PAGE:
24 Aug 2020
Takuma Sato won his second Indianapolis 500 in four years, beating a dominant Scott Dixon as the race ended under caution.
Sato passed Dixon on lap 173 of 200 as the field cycled through green flag stops and began to pull away from the Chip Ganassi Racing driver, but as the race entered its final few laps, the five time champion closed in.
What promised to be a nail biting finish was taken away with five laps to go as Spencer Pigot crashed violently on the exit of turn four. The Citrone/Buhl RLL runner was able to climb from his car unaided, but was later transported to a local hospital for further evaluation.
With the race ending under yellow flag conditions, Sato added to his 2017 victory in the race while Dixon, who led 111 out of 200 laps, finished second for the third time.
Dixon started the race on the front row of the grid, between Sato and polesitter Marco Andretti, and took the lead immediately as the green flag dropped.
Besides during pit cycles, Dixon was in a class of his own at front until just after the mid-way point in the race, ceeding the lead to Alexander Rossi on lap 103 in a bid to save fuel. The pair continued to trade spots back and forth over the following handful of laps, with the leading driver suffering poorer fuel economy.
At that point Rossi looked like Dixon’s most realistic challenger for the win, but a stop during a caution period – brought about on lap 122 for a crash for Alex Palou – proved to be Rossi’s undoing.
The 2016 winner was sent to the back of the field after being released into the path of Sato, and although he was quickly able to dispose of six cars when the race restarted on lap 132, 12 laps later, while navigating more traffic, Rossi spun in turbulent air and collide with the turn two wall.
The race once again restarted on Lap 155, and again Dixon was the undisputed leader. However Sato, who had been a fixture in the top-five all day up to that point, began to close in.
Sato took the lead three laps later but during their final cycle of green flag stops, Dixon once again moved to the fore, despite a slow final spot.
Mirroring his exchange with Rossi earlier on, Dixon ceded the lead to Sato on lap 173, believing that Sato would be unable to match him on fuel mileage for the remainder of the race.
The gamble didn’t pay off, with Sato gapping Dixon as the laps wound down. Navigating lapped traffic slowed Sato down somewhat during the last few laps, but Pigot’s crash ended any hope of Dixon challenging in the closing laps.
The pair were followed home by Sato’s Rahal Letterman Lanigan team mate Graham Rahal, who after starting eighth, came into victory contention in the second half of the race.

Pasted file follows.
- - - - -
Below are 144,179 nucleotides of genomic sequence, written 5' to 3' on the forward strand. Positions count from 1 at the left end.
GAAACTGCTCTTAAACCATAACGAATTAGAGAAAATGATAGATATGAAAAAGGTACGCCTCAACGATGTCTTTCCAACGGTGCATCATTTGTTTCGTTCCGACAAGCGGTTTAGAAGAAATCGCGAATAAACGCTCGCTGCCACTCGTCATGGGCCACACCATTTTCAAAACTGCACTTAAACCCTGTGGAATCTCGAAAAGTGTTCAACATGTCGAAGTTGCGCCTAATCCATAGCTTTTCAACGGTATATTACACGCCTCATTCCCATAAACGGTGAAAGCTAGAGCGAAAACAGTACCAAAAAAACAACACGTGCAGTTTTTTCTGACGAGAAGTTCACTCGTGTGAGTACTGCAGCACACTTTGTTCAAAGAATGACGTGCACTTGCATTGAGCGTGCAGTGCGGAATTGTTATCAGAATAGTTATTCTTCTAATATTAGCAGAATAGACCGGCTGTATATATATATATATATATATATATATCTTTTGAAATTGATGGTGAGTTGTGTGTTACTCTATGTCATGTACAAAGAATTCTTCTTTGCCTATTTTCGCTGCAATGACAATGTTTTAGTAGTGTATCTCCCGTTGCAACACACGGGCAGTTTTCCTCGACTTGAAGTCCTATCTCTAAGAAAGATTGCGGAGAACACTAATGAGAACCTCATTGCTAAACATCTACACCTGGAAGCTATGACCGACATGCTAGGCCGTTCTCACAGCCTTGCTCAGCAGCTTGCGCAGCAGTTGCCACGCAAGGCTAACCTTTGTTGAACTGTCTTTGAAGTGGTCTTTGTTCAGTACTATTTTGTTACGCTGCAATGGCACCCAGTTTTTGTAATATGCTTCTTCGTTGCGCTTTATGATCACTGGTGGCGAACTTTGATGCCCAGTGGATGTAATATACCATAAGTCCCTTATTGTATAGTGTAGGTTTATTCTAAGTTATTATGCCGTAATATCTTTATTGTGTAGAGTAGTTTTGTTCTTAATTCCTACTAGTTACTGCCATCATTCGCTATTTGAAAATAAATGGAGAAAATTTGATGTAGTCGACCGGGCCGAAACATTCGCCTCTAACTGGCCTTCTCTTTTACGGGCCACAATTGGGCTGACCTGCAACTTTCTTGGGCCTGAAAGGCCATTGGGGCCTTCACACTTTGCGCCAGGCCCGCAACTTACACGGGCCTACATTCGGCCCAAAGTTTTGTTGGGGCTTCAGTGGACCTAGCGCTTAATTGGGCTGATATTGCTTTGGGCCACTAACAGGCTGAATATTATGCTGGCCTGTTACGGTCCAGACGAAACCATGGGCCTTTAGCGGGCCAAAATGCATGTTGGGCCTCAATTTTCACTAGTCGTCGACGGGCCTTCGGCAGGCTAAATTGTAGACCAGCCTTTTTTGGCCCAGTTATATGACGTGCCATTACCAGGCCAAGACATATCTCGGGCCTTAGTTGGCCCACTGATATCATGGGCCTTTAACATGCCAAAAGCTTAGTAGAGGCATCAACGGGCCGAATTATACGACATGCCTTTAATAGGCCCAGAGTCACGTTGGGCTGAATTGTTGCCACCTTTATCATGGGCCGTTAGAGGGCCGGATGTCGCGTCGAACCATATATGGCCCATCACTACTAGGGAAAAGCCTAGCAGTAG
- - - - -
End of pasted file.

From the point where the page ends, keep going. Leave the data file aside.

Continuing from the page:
For the second year in a row Santino Ferrucci had a strong showing at Indianapolis, climbing from 19th to finish fourth, ahead of Josef Newgarden who was the highest, finishing Chevrolet runner after a steady run through the field.
Carb day pacesetter Pato O’Ward, competing in his first Indy 500 after failing to qualify last year, was the top rookie in sixth, finishing ahead of James Hinchcliffe and Colton Herta. Jack Harvey and Ryan Hunter-Reay, who was involved in the lead battle early on, completed the top-10.
Hunter-Reay was one of the fastest runners in the field early on, but during a pit stop during the first caution period – brought about by a bizarre brake failure incident for James Davison – he lost four spots, and never recovered from the fall.
Elsewhere in the field, Andretti, who was the fastest driver not just in qualifying but for much of the pre-race running, had a disappointing run to 13th. After losing the lead in the opening seconds of the race, he continued to fall down the order and extended the wait for the first Andretti family win in the Indy 500 since 1969 for another year.
Rookie driver Rinus VeeKay, who was the highest-qualifying Chevrolet entrant and a fixture in the top-10 early on, finished down in 20th. His race came apart on lap 63 where not only did he stall, but a penalty for hitting a crew member during the stop sent him to the back of the field.
He finished one spot ahead of Fernando Alonso, who was competing in his second Indy 500 after failing to qualify last year.
The two-time Formula 1 world champion had a relatively anonymous run in the back half of the field, contending with clutch and electrical issues. It was a stark contrast to his 2017 debut where he led 27 laps – a race coincidentally also won by Sato.
Last year’s winner Simon Pagenaud finished one spot behind Alonso in 22nd, matching his car number to take his worst finish in nine Indy 500 attempts. He was however able to lead 14 laps, taking advantage of an early caution to run an alternate pit strategy.
Alonso’s McLaren team mate Oliver Askew was one of eight drivers to fail to make the finish.
The reigning Indy Lights champion led four laps after running an alternate strategy to the leaders early on, but while braking to avoid a spinning Conor Daly on a lap 88 restart – coming after fellow rookie Dalton Kellett had crashed out – he hit the wall hard on the exit of turn four. He also collected Daly in the incident, who retired as well.